Ice Hockey is One of the Most Physically Demanding Sports

Something that might come as a surprise to non-hockey players is that ice hockey is one of the most physically demanding sports around. Of course, those of us who hit the ice already know this. And no, we don’t mean that the sport is physically demanding in terms of contact — even non-contact shinny is physically demanding. It works out your entire body, it’s a high-intensity interval sport, and depending on the position you play, it can work out your body in different ways.

Ice Hockey Works Out Your Entire Body

hockey player

By playing ice hockey, you’re simultaneously working out your lower body, core, and upper body in a variety of ways. Your lower body and core will receive the most exercise, but that doesn’t mean your upper body is left out.

As far as your lower body is concerned, it’s used in its entirety to propel you across the ice. Pushing against the ice to move yourself is a lot of work, as is turning and stopping. From the outside, it might look easier than running since you’re sliding across the ice on skates. But as anyone who has skated before knows, this is anything but true. It’s much more physically demanding as far as forms of locomotion go due to all of the sudden starts, stops, and changes in direction. On top of that, the hockey stance itself is a workout that uses both your legs and core.

Next comes your core, which is just as important as your lower body for ice hockey. As just mentioned, assuming that you have good form and aren’t arching your back, the squatting hockey stance is a great workout for your core. Additionally, the twisting motions from swinging your stick or turning your body to stop will also increase lateral core strength. And, while you may not realize it, simply balancing on your skates is working out your core. Thanks to all of this, hockey is one of the most core-intensive sports around.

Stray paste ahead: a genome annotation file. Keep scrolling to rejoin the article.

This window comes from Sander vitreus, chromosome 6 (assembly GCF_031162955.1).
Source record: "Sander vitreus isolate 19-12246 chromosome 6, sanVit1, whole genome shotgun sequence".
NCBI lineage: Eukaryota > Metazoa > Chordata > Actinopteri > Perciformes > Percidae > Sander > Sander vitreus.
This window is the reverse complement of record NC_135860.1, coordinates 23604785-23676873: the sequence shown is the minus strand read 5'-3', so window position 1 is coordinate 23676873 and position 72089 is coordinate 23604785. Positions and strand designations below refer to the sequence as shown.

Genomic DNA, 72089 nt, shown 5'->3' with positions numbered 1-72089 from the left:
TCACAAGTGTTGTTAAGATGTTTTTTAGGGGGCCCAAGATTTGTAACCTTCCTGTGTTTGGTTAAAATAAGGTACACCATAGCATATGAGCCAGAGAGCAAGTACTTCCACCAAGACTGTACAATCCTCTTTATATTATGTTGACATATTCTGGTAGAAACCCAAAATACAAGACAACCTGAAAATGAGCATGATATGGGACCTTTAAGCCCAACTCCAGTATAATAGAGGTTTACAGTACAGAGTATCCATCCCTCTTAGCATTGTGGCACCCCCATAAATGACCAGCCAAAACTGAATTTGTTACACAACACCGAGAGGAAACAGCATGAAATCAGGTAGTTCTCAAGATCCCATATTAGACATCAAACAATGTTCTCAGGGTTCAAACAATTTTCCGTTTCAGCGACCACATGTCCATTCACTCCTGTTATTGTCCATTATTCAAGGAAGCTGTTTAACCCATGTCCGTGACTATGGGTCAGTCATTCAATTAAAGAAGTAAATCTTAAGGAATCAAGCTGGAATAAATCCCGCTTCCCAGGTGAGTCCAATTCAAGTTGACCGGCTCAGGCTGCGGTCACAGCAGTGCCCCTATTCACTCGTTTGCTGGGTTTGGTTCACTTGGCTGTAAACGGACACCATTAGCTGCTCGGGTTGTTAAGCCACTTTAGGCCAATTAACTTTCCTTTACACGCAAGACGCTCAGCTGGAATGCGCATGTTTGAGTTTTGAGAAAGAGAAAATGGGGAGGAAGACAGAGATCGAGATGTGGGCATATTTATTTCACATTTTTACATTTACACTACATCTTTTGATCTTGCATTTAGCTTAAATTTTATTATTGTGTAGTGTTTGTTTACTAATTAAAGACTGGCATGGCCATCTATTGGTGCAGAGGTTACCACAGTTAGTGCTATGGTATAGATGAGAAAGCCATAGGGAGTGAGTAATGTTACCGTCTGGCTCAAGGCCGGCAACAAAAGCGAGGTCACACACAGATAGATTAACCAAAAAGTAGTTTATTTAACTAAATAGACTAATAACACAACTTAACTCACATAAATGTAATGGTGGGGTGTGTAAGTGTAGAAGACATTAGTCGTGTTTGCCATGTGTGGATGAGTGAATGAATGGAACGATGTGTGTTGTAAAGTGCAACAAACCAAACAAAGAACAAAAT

Lastly, there’s your upper body. Overall, hockey isn’t nearly as good at exercising your upper body as some other sports are. But, the relatively small amount it does work out your upper body still adds to the overall physicality of the sport. Swinging your stick accounts for a small amount of upper body exercise. Surprisingly, simply carrying the weight of your pads is also a significant contributor.

Hockey is a High-Intensity Interval Sport

Full body exercise

You may have heard of, or even participated in, high-intensity interval training (HIIT). HIIT is a workout routine that’s defined by short bursts of high-intensity exercises, including sprints, burpees, and more. With this routine, you work extra hard for 30-90 seconds, then rest for the same amount of time before doing your next interval. Not only is this a great way to build muscle, but it’s also a great way to burn fat — even as you rest between intervals, your body continues to burn calories.

Now consider how ice hockey is played. It functions exactly like HIIT. Players are only on the ice for about a minute or two at a time before rotating out and onto the bench to rest. But, that short amount of time spent on the ice is full of explosive movement that will leave your body exhausted. So when you’re playing ice hockey, unless you’re the goaltender, you’re getting the same workout that you would with HIIT.

Different Levels of Physicality for Different Positions

High-intensity interval training

As just hinted at, not everyone on the ice is going to be getting the same workout. Goalies, for example, aren’t going to be getting the high-intensity workouts that forwards and defencemen are. However, to counteract that, goalies spend the most amount of time on the ice by far. And while they aren’t skating around, their position is still a tiring and demanding one.

As a forward, you’re generally going to cover the most distance on the ice at a high intensity. As a defenceman, you’re generally going to cover the most distance on the ice overall. So you can kind of think of these positions as being like someone who runs sprints vs. someone who runs a marathon. They’re both great for exercise, but they’re different.


Ice Hockey is one of the most physically demanding sports there is. And while it may seem odd, that’s actually a benefit of the sport, not a weakness. The physicality of hockey doesn’t serve as a barrier to entry any more than in any other sport. Just about anyone can pick it up. But, once you’re out on the ice, you’ll get an intense workout no matter what your skill level or position is. Everyone can benefit from the high-intensity interval exercise afforded by hockey.

Shinny USA

If you’re looking to join a recreational ice hockey league, Shinny USA might be the perfect fit for you. We offer both pickup and league play in a non-contact environment that allows for adults of all ages and skill levels to play together. Play times are in the early morning at a variety of rinks around southeastern Pennsylvania. Contact us today for more information on how to join.